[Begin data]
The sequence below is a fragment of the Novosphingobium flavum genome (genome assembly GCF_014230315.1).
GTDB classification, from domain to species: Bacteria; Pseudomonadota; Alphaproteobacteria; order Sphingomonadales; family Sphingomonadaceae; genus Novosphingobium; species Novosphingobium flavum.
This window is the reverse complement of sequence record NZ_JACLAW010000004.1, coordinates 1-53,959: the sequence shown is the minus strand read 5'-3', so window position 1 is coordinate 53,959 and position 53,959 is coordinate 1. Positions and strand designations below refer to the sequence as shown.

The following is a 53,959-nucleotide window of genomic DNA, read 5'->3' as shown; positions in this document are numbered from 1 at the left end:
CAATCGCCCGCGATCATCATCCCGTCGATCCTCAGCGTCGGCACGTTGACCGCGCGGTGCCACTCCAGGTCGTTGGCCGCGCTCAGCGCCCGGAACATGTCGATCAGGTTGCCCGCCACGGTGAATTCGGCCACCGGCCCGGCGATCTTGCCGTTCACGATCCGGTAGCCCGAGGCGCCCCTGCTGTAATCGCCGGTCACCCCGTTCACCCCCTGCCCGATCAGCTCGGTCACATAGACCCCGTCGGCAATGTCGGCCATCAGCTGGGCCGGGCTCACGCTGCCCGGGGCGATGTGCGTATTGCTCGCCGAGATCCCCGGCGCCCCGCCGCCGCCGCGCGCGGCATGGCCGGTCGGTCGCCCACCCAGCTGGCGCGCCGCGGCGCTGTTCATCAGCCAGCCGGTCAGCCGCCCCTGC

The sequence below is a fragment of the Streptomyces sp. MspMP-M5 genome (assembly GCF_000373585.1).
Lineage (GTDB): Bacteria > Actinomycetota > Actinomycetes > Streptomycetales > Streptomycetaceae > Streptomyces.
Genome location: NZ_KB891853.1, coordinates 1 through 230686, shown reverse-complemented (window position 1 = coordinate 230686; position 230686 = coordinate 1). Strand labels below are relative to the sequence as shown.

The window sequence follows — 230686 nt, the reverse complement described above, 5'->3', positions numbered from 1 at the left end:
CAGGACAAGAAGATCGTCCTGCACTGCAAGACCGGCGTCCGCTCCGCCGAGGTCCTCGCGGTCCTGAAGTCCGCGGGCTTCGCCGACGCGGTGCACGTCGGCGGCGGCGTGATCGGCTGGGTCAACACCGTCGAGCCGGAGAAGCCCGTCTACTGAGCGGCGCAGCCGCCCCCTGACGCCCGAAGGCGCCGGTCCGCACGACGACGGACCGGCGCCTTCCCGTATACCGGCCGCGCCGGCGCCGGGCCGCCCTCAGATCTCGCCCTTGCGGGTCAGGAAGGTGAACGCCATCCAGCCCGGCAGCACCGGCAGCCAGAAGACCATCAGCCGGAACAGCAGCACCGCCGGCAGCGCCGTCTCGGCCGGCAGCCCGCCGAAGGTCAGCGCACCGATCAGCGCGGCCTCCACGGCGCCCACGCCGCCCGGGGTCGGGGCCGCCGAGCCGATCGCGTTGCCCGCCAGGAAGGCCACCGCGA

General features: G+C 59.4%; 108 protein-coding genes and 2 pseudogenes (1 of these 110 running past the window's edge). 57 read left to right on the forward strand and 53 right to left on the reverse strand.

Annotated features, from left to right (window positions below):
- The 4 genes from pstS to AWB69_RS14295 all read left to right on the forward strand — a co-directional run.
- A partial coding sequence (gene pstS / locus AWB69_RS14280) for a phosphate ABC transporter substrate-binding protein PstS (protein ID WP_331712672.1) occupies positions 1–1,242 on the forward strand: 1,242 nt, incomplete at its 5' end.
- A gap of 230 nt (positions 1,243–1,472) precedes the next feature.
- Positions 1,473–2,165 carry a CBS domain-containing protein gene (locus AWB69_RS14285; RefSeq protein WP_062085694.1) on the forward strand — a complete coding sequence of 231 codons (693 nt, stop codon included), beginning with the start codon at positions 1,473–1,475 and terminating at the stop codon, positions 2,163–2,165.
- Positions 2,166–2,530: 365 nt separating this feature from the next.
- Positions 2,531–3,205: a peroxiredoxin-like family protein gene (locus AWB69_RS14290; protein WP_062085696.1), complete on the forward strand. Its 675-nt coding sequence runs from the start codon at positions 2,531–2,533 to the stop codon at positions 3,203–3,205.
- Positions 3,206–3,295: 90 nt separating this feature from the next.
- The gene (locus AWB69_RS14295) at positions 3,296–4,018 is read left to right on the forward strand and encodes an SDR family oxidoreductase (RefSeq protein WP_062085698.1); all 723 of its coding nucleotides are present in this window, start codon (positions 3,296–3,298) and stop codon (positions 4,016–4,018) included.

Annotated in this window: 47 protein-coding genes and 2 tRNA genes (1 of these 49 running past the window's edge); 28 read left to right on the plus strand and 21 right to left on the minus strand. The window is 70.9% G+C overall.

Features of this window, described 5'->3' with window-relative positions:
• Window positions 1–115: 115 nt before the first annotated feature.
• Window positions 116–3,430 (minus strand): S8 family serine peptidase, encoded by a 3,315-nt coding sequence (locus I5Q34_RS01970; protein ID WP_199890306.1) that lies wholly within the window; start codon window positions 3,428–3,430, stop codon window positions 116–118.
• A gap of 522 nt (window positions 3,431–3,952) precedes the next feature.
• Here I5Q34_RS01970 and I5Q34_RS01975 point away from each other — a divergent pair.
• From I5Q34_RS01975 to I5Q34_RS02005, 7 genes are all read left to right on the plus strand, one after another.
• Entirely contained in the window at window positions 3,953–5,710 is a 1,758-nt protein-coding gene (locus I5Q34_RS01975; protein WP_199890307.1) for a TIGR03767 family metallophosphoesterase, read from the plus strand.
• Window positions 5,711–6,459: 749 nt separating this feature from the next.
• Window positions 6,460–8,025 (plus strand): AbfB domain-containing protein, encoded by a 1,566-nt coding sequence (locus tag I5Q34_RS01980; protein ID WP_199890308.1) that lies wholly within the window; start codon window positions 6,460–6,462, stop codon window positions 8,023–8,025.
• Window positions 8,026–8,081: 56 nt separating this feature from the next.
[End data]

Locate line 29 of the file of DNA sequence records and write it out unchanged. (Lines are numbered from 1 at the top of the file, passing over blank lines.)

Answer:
• Window positions 5,711–6,459: 749 nt separating this feature from the next.